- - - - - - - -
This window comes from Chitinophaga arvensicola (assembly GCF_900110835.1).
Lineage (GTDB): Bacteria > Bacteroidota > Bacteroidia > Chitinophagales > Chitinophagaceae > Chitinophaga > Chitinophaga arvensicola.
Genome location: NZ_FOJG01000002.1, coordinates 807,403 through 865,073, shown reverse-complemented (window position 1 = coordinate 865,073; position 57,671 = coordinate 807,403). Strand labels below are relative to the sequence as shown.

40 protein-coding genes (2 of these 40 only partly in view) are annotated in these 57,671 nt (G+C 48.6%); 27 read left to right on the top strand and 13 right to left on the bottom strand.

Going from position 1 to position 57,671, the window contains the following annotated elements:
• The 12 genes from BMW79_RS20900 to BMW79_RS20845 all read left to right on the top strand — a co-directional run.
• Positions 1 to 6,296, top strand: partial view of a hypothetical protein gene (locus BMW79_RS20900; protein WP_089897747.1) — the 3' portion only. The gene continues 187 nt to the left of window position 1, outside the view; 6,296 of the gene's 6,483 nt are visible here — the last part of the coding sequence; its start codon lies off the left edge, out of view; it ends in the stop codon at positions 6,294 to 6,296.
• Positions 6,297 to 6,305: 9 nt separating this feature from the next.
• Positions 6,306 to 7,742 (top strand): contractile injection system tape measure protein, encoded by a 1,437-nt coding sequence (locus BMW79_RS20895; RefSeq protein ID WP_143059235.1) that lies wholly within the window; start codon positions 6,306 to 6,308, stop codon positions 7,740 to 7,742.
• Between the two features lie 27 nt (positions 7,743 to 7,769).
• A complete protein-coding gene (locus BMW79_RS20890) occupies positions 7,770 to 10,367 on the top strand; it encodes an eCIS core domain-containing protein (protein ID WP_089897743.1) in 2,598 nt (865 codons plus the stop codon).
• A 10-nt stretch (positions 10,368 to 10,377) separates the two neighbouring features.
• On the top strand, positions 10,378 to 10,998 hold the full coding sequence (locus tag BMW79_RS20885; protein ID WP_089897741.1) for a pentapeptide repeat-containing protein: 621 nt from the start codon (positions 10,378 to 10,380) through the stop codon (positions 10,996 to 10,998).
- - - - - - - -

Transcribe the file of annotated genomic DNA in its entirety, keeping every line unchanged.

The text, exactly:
This window comes from Chitinophaga arvensicola (assembly GCF_900110835.1).
Lineage (GTDB): Bacteria > Bacteroidota > Bacteroidia > Chitinophagales > Chitinophagaceae > Chitinophaga > Chitinophaga arvensicola.
Genome location: NZ_FOJG01000002.1, coordinates 807,403 through 865,073, shown reverse-complemented (window position 1 = coordinate 865,073; position 57,671 = coordinate 807,403). Strand labels below are relative to the sequence as shown.

40 protein-coding genes (2 of these 40 only partly in view) are annotated in these 57,671 nt (G+C 48.6%); 27 read left to right on the top strand and 13 right to left on the bottom strand.

Going from position 1 to position 57,671, the window contains the following annotated elements:
• The 12 genes from BMW79_RS20900 to BMW79_RS20845 all read left to right on the top strand — a co-directional run.
• Positions 1 to 6,296, top strand: partial view of a hypothetical protein gene (locus BMW79_RS20900; protein WP_089897747.1) — the 3' portion only. The gene continues 187 nt to the left of window position 1, outside the view; 6,296 of the gene's 6,483 nt are visible here — the last part of the coding sequence; its start codon lies off the left edge, out of view; it ends in the stop codon at positions 6,294 to 6,296.
• Positions 6,297 to 6,305: 9 nt separating this feature from the next.
• Positions 6,306 to 7,742 (top strand): contractile injection system tape measure protein, encoded by a 1,437-nt coding sequence (locus BMW79_RS20895; RefSeq protein ID WP_143059235.1) that lies wholly within the window; start codon positions 6,306 to 6,308, stop codon positions 7,740 to 7,742.
• Between the two features lie 27 nt (positions 7,743 to 7,769).
• A complete protein-coding gene (locus BMW79_RS20890) occupies positions 7,770 to 10,367 on the top strand; it encodes an eCIS core domain-containing protein (protein ID WP_089897743.1) in 2,598 nt (865 codons plus the stop codon).
• A 10-nt stretch (positions 10,368 to 10,377) separates the two neighbouring features.
• On the top strand, positions 10,378 to 10,998 hold the full coding sequence (locus tag BMW79_RS20885; protein ID WP_089897741.1) for a pentapeptide repeat-containing protein: 621 nt from the start codon (positions 10,378 to 10,380) through the stop codon (positions 10,996 to 10,998).